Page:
The front porch..
“I believe that one can never leave home. I believe that one carries the shadows, the dreams, the fears and the dragons of home under one’s skin, at the extreme corners of one’s eyes and possibly in the gristle of the earlobe.” ― Maya Angelou, Letter to My Daughter
Where did you live when you were 12?
When I was 12, it was 1978. We lived in a tropical paradise. With tropical being bold and underlined. It was freaking HOT. It was Miami, Florida in a house with no air-conditioning, built in the ’40’s. It was hot-I think I said that.., it was humid and it was torture for a 12 year old with hair that became huge with humidity. A giant bush. Using the blow dryer, trying to make it half-way straight, my own sweat would sabotage the effort. I gave up trying to look pretty when I was 12. It was fruitless.
The house was all jalousie windows, 3 bedrooms, a living room, a dining room, a big eat-in kitchen and a big florida room (sunroom) that was separated from the house by three large sliding glass doors. The house was cement block, raised off the ground a few feet. It was pink when my parents bought it and my mom painted it one week while my dad was out of town. Everyone, including neighbors, hated that color. My mom worked really hard on it and when my dad came home he didn’t even notice. The one and only time in my whole childhood that I ever saw my mom unhappy with my dad. To his defense, she painted it just another shade of pink…I think to irritate the neighbors.
The kitchen was the best place in the house. Large wood cabinets, wallpaper with repetitive, sweet farm scenes that my mom wallpapered all by herself. A solid wood kitchen table that could seat 6 people sat in the middle of the kitchen. We ate there at every meal. My mom, dad, two brothers and I along with anyone else that happened to be hanging around. My mom was the ultimate chef. The mom all the other kids that had working moms would come to see when I wasn’t even home. She would bake cookies, cakes, had food and unconditional love for every moment. It was a safe place for anyone.
Beautiful pine wood floors throughout the house, ceramic tile in the florida room and kitchen. A big, cherry color wooden, upright piano along the wall facing the front door. My mom played it a lot. I was its duster. A mounted swordfish was hung above the piano. It was as long as the piano and I had to dust that too.
There was a semi-cirular, paved driveway that took you in one gate, passing by the front door and out the other gate. Two, 50 foot high, Royal Palms stood out in front of the house, just across the driveway in front of the front door. When a palm frond would fall, it sounded like an explosion when it hit the ground, scaring everyone. It was at least an acre of land which was huge for that area in Miami. Any fruit tree that can come to your mind was in that yard. Bananas, lychee, starfruit, oranges, avocado, mangos of every variety, tangerines, mulberry trees..cumquat, loquat…I’m sure I am forgetting some. The starfruit tree was huge and was right outside the florida room providing much appreciated shade from the blistering sun.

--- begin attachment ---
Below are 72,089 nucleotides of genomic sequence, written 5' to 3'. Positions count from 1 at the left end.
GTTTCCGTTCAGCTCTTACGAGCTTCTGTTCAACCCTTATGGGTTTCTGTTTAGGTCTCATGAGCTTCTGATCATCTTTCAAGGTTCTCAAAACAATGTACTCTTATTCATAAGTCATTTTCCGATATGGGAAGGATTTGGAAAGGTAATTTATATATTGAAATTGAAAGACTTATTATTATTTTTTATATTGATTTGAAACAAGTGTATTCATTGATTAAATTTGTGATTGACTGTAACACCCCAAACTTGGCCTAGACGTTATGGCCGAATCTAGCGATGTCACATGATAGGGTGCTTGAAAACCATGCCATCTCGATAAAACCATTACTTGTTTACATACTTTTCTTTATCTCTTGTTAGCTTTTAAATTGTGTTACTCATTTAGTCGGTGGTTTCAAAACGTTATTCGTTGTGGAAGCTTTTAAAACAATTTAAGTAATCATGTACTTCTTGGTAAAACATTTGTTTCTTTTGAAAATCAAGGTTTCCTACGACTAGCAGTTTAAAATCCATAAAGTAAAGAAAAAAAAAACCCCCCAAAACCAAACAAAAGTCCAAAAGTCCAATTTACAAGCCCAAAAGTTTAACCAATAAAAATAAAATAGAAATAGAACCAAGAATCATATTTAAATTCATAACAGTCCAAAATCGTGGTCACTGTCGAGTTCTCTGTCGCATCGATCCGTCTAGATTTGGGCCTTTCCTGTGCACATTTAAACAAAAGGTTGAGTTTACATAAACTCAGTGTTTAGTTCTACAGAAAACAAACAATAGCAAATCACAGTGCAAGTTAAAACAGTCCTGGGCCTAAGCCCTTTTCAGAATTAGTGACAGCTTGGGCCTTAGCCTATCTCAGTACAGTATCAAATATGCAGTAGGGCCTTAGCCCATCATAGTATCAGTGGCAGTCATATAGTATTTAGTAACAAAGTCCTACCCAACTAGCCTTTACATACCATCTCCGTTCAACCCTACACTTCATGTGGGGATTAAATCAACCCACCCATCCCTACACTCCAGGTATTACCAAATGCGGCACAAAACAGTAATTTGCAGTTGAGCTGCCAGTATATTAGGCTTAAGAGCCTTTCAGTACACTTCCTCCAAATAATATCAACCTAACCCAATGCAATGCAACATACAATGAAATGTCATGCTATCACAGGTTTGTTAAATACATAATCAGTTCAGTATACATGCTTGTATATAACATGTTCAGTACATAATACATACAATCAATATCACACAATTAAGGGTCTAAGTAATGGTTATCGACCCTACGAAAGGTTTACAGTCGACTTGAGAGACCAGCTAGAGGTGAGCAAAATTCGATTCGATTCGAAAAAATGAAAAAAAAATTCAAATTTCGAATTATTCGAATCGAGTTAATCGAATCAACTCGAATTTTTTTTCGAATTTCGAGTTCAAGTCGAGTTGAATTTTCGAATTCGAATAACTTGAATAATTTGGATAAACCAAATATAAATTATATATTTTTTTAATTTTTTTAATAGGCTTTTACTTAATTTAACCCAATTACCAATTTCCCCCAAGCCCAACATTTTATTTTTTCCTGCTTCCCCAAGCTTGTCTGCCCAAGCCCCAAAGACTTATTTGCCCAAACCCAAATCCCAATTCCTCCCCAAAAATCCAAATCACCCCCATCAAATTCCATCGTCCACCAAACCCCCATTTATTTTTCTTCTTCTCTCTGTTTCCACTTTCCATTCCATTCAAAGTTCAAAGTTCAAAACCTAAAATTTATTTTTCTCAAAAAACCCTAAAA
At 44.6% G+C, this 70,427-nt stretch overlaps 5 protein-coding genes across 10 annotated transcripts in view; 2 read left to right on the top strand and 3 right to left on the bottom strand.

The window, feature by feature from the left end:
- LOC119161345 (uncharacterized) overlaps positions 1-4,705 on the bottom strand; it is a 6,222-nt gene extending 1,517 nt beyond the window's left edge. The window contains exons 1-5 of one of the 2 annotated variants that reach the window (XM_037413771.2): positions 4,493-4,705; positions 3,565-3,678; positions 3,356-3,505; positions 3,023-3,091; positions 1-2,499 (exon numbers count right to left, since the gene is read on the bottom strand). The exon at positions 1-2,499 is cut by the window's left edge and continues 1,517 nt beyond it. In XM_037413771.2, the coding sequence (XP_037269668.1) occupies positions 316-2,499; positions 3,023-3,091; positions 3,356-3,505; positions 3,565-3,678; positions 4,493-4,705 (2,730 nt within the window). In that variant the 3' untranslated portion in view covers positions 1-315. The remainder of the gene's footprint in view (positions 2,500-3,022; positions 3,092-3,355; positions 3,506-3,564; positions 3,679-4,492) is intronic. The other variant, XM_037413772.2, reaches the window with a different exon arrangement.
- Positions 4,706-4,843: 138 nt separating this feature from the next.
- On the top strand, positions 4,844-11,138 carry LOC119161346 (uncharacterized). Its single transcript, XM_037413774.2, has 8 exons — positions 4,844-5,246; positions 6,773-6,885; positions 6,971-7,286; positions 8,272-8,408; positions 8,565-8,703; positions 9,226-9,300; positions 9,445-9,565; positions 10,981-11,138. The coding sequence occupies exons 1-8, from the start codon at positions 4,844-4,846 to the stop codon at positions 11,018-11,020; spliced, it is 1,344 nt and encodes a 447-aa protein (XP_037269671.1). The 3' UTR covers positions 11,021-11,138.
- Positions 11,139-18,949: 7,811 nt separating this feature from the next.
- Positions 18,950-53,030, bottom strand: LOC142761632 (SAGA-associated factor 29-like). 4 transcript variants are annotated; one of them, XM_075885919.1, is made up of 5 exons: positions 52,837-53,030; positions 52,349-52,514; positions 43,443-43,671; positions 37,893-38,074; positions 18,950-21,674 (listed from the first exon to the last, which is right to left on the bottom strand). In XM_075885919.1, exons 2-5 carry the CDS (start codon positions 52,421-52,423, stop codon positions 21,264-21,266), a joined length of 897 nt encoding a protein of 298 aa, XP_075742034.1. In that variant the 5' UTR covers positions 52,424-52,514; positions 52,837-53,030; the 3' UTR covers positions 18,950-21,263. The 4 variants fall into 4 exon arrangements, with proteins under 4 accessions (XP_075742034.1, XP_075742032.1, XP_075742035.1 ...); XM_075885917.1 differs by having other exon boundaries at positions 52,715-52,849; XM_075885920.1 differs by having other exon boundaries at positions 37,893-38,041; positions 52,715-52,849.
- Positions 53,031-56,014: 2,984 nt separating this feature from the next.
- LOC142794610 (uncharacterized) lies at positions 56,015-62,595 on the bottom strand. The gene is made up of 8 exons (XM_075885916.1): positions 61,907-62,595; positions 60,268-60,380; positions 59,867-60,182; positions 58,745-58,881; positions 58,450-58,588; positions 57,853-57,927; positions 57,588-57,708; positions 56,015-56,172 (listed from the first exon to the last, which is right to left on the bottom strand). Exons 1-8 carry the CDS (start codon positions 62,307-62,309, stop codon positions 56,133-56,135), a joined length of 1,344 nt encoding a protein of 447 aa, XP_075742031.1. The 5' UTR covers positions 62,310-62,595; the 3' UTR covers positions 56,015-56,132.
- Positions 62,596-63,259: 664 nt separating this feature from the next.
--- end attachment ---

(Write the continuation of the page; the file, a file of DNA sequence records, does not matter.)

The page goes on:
When opting for putting air-conditioning in versus building a pool, my parents built the pool. If you complained of being hot, the response was always ‘go swimming’..’If you’re hot, get in the pool’..makes me laugh to this day. Now whenever I am hot, I subconsciously am looking for a pool.
We also had a lot of dogs, cats, chickens, rabbits and a pony. When I was 12 my brother died in a motorcycle accident. My brother was 15. That was the house that I lost that innocent piece of life that comes prior to experiencing death first hand. There is nothing like losing a sibling and seeing the crushing of ones own parents with the loss of a child. I’ll never forget the front steps of that house, seeing my parents coming home from the hospital without him. Seeing my mom sitting at the kitchen table with the phone, calling family and friends with the news, my dad sadly pounding the bar with his fist.. Running outside to find consolation from my pony. The stages of grief, the time for healing and the gift of being able to move on. That house had it all.
I was 12 in 1978, living in a tropical paradise.